By Sweeny Murti
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OK, here’s what you need to know about A-Rod’s hip:
Surgery has (finally) been scheduled for January 16.
Full recovery into major league shape is expected to take six months, so figure A-Rod’s return will be hopefully roughly after the All-Star break. Could be sooner, could be later. It is an estimate, not a precise measurement.
Dr. Bryan Kelly, co-director of the Center for Hip Pain and Preservation at the Hospital for Special Surgery will be the lead surgeon.
It is Dr. Kelly’s diagnosis that the hip problem was related to the shape of A-Rod’s hip bone, which is a degenerative condition and the shaping of that bone occurs in the first 15 years of a person’s life. In other words, that’s why Dr. Kelly has asserted that the injury was NOT the result of A-Rod’s past steroid use.
Now, beyond that there is one question that has been asked over and over again since word leaked out early last month about A-Rod’s hip condition. Why have they waited so long to do the surgery?
The layman’s observation is the faster he gets operated on, the faster he is playing again. It has been explained to the inquiring media many times over the last month that A-Rod is undergoing a “pre-hab” period to strengthen the area around the hip and speed up the recovery process. That answer hasn’t seemed to satisfy fans, so here is Dr. Kelly’s detailed explanation of why the surgery will be done next week instead of two months ago:
“The easiest analogy is an ACL tear. Somebody ruptures their ACL, the vast majority of orthopedic surgeons, and I would say this is pretty much the standard of care, is to not operate during the acute injury phase because there is a lot of inflammation, there is a lot of bleeding in the joint, there is a reduction of motion.
“And anytime there is bleeding or injury in a joint there is a problem in the body called arthrogenic pain inhibition, which means that pain from the joint shuts down the muscles around it. And so operating in an environment where there’s a lot of inflammation, a lot of swelling that results in limitations of motion and secondary muscular shutdown really compromises the ability of somebody to recover at a fast rate.
“Now we go to the hip, the same exact principles apply. If you’re operating in an environment where there is a lot of inflammation, a lot of compensatory shutdown of the muscles secondary to this joint mechanical problem, then operating earlier actually will frequently result in a more prolonged recovery afterward because it takes longer for the muscles to respond and recover from the surgery.
“So the ultimate is issue is not, ‘Let’s do surgery as soon as possible,’ but ‘What’s the best strategy to get somebody back to full function the fastest?’ And frequently that requires a period of pre-habilitation — just like in an ACL — in the hip joint because of this pain inhibition and dysfunction of the muscles. That’s the first thing.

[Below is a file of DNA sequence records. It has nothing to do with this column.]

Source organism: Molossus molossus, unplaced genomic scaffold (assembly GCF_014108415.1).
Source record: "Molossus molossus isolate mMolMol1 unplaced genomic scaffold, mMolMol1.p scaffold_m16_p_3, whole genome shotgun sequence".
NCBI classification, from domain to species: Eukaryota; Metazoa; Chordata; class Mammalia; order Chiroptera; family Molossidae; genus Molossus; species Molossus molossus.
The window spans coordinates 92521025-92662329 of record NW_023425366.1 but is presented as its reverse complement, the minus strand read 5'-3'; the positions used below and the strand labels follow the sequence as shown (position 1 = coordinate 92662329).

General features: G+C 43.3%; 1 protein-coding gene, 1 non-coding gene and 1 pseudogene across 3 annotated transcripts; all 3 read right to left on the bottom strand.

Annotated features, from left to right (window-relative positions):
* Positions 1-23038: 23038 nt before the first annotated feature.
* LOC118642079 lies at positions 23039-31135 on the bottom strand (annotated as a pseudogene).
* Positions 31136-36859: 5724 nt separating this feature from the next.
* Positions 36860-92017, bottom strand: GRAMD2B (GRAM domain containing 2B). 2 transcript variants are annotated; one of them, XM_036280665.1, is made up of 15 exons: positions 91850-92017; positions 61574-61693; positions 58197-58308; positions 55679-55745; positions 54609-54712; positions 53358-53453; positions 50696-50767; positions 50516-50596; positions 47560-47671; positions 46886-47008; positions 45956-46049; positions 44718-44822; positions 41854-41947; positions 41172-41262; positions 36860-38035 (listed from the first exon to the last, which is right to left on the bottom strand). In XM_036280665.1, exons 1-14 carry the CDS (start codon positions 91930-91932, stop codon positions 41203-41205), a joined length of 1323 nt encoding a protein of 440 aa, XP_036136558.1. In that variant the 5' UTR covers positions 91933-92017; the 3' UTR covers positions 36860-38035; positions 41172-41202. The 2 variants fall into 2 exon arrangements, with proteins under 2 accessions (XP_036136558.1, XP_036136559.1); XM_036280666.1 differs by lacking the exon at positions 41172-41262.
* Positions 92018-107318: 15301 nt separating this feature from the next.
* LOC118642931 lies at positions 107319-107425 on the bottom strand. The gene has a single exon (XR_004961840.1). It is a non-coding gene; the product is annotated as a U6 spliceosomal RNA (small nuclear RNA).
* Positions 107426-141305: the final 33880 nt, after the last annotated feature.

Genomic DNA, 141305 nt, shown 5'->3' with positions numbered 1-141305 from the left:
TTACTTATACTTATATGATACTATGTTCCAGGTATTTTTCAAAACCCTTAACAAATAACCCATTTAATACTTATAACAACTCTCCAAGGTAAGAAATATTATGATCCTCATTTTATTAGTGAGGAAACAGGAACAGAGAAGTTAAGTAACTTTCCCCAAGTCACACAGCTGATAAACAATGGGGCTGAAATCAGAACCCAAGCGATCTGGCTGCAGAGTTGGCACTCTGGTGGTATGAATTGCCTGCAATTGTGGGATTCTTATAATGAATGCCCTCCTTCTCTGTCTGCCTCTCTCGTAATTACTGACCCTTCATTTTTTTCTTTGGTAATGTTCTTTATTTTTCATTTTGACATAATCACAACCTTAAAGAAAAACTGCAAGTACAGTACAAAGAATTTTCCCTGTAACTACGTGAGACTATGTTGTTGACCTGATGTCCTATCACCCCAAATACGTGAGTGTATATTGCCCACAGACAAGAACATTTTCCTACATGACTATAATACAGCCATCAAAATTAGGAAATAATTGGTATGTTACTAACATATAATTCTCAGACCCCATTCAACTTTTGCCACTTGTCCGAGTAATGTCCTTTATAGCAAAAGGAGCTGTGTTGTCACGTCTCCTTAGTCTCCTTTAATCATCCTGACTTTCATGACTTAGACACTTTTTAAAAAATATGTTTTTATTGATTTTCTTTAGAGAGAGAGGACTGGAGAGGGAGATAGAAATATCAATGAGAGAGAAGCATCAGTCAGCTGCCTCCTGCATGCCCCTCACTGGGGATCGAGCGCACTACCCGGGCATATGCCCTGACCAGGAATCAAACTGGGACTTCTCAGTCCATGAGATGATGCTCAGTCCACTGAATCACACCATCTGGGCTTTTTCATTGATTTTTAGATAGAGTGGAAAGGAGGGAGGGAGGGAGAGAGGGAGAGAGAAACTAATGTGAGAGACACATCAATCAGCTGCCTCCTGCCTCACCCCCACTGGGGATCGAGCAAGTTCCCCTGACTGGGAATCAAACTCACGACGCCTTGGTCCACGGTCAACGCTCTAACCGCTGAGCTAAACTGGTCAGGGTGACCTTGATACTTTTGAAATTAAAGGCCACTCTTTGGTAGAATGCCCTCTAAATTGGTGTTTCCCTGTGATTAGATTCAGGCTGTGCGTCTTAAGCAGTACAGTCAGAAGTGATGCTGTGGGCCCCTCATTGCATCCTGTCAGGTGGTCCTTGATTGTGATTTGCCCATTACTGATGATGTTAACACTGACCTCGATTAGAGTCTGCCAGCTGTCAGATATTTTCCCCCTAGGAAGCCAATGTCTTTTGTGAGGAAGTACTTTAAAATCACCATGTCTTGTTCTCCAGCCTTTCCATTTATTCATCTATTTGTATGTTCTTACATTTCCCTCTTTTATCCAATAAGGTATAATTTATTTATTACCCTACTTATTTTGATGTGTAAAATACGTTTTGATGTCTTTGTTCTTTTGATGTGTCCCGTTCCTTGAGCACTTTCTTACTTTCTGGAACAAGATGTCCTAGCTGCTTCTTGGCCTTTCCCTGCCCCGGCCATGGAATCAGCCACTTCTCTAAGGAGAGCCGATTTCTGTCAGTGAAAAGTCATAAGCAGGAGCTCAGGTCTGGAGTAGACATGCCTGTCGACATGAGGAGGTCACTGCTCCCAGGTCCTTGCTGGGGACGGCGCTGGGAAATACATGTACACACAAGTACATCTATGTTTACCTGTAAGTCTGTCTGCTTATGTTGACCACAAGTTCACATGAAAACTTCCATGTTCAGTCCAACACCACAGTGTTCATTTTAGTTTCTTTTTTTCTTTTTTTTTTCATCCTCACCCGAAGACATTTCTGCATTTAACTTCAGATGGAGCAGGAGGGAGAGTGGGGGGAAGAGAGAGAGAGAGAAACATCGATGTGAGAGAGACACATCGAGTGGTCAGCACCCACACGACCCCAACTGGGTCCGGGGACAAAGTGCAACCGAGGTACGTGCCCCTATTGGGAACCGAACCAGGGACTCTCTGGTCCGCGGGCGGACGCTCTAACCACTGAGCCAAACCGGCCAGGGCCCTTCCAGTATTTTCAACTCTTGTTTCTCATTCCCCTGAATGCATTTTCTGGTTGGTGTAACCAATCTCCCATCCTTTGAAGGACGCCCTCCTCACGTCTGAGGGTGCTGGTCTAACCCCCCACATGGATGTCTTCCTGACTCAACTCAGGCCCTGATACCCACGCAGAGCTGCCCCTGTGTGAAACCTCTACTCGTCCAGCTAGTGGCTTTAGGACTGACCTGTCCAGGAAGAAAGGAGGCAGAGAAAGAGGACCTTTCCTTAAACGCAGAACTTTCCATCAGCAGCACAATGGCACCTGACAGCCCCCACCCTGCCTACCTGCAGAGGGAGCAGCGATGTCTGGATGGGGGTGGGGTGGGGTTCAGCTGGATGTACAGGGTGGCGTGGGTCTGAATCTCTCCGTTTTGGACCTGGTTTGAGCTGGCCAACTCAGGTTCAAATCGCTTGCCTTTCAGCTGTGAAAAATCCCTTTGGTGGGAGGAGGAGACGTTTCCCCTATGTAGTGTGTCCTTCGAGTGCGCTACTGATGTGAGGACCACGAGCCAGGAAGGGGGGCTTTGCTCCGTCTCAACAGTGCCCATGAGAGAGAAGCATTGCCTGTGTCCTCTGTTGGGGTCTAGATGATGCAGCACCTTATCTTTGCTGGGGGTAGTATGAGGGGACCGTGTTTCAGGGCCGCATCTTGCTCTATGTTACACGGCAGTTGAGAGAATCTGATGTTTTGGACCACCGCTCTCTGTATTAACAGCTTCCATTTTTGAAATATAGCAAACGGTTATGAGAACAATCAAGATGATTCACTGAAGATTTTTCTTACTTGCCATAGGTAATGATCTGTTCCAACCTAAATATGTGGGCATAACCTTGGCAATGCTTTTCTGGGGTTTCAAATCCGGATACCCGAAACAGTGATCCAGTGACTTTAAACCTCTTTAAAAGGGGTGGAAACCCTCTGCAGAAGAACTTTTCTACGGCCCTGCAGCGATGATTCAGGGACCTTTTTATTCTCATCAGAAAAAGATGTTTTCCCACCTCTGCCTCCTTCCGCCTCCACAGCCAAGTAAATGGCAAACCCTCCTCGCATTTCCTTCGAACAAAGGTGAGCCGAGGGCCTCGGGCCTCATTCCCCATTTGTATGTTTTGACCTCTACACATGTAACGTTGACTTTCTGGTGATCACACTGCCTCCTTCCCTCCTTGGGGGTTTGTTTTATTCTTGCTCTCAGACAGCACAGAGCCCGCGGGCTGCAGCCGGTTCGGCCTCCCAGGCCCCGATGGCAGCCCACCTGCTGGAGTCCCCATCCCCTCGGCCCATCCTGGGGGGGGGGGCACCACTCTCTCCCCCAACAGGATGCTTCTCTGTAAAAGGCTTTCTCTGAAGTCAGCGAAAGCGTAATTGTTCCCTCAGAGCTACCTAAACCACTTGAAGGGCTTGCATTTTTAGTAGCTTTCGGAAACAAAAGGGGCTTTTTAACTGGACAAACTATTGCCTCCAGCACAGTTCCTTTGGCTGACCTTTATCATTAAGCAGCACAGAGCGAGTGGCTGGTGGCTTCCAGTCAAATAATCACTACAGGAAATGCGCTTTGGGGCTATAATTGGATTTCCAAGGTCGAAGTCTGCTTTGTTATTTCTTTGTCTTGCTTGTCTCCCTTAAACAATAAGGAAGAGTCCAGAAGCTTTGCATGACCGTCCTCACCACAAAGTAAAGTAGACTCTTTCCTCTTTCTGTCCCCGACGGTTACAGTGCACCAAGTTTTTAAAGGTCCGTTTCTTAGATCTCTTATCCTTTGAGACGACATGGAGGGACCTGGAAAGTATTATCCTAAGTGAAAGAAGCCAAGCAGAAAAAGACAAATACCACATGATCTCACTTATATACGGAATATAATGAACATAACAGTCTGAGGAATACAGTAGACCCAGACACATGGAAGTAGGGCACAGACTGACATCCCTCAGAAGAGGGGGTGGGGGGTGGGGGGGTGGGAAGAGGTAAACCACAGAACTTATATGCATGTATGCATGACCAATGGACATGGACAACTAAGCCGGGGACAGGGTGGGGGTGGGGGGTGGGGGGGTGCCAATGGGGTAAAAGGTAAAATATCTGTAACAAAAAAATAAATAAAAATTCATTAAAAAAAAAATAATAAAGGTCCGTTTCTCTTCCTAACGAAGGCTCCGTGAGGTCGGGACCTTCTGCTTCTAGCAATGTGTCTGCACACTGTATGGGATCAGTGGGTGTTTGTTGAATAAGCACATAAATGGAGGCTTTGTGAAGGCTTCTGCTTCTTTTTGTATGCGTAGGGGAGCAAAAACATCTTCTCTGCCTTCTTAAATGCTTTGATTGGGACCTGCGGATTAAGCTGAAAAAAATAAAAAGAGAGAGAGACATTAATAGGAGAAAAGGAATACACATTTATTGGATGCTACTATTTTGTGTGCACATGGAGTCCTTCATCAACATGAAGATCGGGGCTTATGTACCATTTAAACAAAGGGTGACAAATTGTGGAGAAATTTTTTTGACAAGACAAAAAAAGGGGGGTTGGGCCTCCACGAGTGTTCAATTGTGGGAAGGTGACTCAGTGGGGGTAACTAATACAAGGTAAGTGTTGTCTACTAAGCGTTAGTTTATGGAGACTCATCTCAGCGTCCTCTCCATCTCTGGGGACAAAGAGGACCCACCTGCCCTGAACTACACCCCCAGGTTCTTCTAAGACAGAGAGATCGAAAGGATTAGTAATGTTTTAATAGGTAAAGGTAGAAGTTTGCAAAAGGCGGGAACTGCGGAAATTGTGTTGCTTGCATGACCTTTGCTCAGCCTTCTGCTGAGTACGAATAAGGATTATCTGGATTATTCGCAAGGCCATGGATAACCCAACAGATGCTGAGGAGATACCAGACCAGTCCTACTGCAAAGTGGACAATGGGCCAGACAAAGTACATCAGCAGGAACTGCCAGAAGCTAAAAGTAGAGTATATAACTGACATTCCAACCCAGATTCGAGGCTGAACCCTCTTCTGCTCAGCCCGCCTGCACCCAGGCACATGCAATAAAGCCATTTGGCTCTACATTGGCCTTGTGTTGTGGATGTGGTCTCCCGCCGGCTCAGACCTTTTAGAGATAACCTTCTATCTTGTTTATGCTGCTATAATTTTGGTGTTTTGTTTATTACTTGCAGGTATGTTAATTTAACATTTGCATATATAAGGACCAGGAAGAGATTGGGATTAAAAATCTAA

“The second thing is that Alex’s case is complicated by the fact that he has a hip that has already undergone surgery which has been successful, and during the post-operative period of time, the immediately post-operative (period), he is going to really have to rely on his right hip because there is a period of protected weight bearing that can last anywhere from 10 days to 4 weeks depending upon how strong the muscle is going into it. We want to minimize the amount of time he has to spend relying on his right hip because the last thing we want to do is compromise the thus far successfully repaired right hip because we prematurely operated on the left side.
“So he’s got a lot of complicating factors that make timing really an issue. And we have fairly objective strength criteria and an ability to really quantify what the level of function is to give us a good estimate as to when can we safely intervene that’s going to allow for the fastest return to full function. And that doesn’t in any way mean the fastest time to the operating room.”
While Dr. Kelly is optimistic about A-Rod’s ability to return to compete at a high level, he admits there are several hurdles to clear before we get there.
Plain and simple: A-Rod needs to find a way to stay on the field. And while this might help, I can’t feel with any certainty that he’ll return to being a significantly productive player. After all, to put up numbers you have to stay on the field. And the player who averaged 159 games from 2001-2007 has averaged only 124 games from 2008-2012. And we already know he is going to miss at least half of 2013.
The odds might be long. But the Yankees have over $100 million riding on this, so they’ll push forward and see if A-Rod can make another comeback.
When do you expect A-Rod back on the field? Let us know in the comments…